Virtually yours


New and old cultural institutions are building online worlds for the sharing of ideas and culture; 3D scanning is allowing established institutions to renew their online presence​ and​ new forms of digital-only museum are springing up​. Most excitingly of all, 3D scanning and VR allow for ancient and modern artefacts ​to be experienced from the comfort of our own homes

As a result of a blizzard in Boston in January, the city’s prestigious Museum of Fine Arts elected to close its doors for the day. Realising that the decision would leave a number of eager art lovers out in the cold, the head curator of the museum’s European art division took to social media. Using the museum’s virtual reality set-up, he did a walk-through of the galleries for anyone who wanted to come along for the ride, without having to leave the warmth of their homes and hotel rooms. “There are a lot of cases like this, where virtual reality and live streaming is used to give people access to museums they ordinarily wouldn’t have,” said Brendan Ciecko, CEO and founder of Cuseum, a US company that works with museums to digitise their presence. “People can still experience the power of art no matter where they are.”

This is the new landscape of the venerable museum, where the grand galleries and sleek contemporary corridors of institutions around the world can be brought to a global audience. An art student longing to gaze at a Botticelli painting in Florence’s Uffizi can do so from anywhere. And advances in technology now allow priceless artworks to be seen in intimate detail, closer even than the naked eye, given that many renowned works are far behind velvet cords or encased within glass. And no, you don’t even need a pair of VR goggles. “Museums need to be part of the movement to have a virtual presence,” said Jill Dunne, director of marketing and communications at Cincinnati Art Museum, a 300,000 square foot institution that was founded in 1881 and houses some 67,000 pieces which date back up to 6,000 years. The majority of its paintings and artifacts - ranging from European to Asian and African to Native American - can be seen in great detail through the museum’s online presence; these include ‘Rocks at Belle-Ile, Port Domois’ by Claude Monet, or Vincent Van Gogh’s ‘Undergrowth With Two Figures’.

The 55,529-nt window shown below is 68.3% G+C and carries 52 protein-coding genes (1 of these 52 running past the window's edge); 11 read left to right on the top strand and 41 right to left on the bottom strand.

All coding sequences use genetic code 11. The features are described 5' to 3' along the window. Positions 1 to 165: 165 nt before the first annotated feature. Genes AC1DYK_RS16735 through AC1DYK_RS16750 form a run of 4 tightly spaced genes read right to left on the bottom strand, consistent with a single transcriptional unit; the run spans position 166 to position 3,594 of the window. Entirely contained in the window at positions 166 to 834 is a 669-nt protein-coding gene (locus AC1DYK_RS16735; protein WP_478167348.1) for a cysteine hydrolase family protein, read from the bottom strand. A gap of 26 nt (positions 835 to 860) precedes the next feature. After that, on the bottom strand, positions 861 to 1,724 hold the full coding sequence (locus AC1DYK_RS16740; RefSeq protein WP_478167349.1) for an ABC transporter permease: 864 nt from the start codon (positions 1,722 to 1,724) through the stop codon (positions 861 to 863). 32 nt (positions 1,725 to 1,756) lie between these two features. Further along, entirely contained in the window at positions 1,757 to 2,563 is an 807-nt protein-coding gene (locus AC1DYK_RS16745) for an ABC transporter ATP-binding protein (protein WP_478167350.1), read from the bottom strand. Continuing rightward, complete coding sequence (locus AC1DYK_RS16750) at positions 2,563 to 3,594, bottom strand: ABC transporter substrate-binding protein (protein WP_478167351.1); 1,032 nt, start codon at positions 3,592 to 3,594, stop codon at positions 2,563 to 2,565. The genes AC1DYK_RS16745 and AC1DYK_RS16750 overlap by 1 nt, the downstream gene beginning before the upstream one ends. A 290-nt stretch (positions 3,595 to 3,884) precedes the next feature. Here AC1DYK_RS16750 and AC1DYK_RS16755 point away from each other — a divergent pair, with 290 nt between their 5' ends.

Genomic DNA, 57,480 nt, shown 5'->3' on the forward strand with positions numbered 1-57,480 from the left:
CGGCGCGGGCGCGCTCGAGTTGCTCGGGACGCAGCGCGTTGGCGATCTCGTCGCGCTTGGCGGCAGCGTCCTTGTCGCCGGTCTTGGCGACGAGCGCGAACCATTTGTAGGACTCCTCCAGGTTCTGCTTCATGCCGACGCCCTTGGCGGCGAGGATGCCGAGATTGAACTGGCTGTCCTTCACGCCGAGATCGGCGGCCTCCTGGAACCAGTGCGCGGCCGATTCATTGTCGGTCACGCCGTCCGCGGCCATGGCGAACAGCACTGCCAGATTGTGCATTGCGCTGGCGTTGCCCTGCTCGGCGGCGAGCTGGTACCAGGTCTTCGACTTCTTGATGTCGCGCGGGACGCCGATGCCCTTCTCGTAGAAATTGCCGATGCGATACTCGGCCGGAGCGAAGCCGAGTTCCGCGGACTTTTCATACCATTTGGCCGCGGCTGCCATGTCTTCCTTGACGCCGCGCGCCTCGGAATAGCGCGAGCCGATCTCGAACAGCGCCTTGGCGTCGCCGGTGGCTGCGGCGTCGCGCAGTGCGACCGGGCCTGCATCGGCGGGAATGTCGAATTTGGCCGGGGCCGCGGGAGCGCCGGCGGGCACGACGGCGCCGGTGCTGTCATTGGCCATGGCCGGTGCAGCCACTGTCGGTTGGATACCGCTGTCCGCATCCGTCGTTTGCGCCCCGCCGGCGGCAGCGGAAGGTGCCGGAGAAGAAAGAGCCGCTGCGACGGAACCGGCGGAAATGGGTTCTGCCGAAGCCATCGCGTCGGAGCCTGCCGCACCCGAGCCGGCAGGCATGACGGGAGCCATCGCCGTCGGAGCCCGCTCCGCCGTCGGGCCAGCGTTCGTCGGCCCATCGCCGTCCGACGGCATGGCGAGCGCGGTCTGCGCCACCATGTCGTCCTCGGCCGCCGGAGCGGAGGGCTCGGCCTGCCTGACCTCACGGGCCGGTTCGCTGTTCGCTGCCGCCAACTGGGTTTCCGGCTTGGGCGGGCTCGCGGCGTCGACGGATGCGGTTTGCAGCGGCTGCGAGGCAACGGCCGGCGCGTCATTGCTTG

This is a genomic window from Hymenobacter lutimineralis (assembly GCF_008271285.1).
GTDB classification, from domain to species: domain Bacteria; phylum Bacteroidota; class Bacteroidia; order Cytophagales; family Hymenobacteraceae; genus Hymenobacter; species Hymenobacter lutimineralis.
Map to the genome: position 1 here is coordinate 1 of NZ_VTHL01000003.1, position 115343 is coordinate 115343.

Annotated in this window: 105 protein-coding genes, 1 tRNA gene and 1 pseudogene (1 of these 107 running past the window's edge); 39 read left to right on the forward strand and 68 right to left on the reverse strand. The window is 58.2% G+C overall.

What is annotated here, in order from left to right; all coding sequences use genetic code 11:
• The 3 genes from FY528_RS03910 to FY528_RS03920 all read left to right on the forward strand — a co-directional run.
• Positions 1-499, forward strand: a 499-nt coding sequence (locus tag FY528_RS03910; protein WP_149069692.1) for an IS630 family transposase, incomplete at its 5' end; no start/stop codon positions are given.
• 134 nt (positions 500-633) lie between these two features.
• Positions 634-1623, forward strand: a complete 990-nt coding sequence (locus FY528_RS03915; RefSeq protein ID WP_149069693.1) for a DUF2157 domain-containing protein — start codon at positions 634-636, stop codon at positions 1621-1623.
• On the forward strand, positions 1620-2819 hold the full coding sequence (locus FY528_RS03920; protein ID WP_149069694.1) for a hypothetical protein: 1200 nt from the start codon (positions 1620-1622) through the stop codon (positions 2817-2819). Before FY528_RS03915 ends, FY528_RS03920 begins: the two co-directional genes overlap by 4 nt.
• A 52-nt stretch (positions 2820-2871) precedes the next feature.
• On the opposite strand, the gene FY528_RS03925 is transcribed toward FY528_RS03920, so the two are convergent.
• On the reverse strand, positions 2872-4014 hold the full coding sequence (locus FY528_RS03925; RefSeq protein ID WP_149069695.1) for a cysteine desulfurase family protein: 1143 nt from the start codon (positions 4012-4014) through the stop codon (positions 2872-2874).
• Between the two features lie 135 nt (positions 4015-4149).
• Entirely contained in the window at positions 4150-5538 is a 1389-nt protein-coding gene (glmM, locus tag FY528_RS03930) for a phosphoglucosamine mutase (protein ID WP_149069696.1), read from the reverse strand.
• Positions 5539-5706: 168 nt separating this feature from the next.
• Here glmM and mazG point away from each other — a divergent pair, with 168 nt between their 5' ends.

Much of the current focus on the virtual museum can be attributed to the Google Cultural Institute, a non-profit initiative that started in 2011. Since then, the Google Arts & Culture arm of the GCI has aligned with more than 1,000 museums around the world to digitise their collections, making them freely available to anyone at any time. Download the app and open it up to be exposed to endless options; walk through the chic galleries of the The Museum of Modern Art in New York without having to bump into anyone; zero in on priceless pieces at the Benaki Museum of Greek Civilization at the Benakis’ private mansion in Athens. “Google Arts & Culture has these partnerships across the country and has the resources to make these tremendous experiences,” said Dunne. “If people have ever said to themselves, ‘I can’t make it to the museum, but how can I get that museum experience,’ now it’s here. They can have that experience at home without going anywhere.”

And the most prestigious establishments in the world are already very much on board; The Louvre in Paris offers a 360-degree look at its most popular exhibits, including all the background information you’d find at the site. A fan of Van Gogh? Click around the National Gallery of Art in Washington to soak in the splendor of some of the artist’s masterpieces.. Dreading the ridiculous lines to get into The Vatican? The glory of Michelangelo’s ceiling in the Sistine Chapel is just a click away. The Guggenheim, the British Museum - featuring objects from Pompeii and Herculaneum - the Dali Theatre-Museum….even NASA’s Space Centre - they are now open, free and available to anyone. Certainly, for arts buffs, it’s entertaining enough just to try out the different virtual museum modalities currently in existence. The gargantuan Smithsonian has an online Panoramic Virtual Tour that zeroes in on some of the museum’s most famous exhibits, or cast an eye on beloved pre-computer-era toys from the V&A Museum of Childhood in London’s Bethnal Green.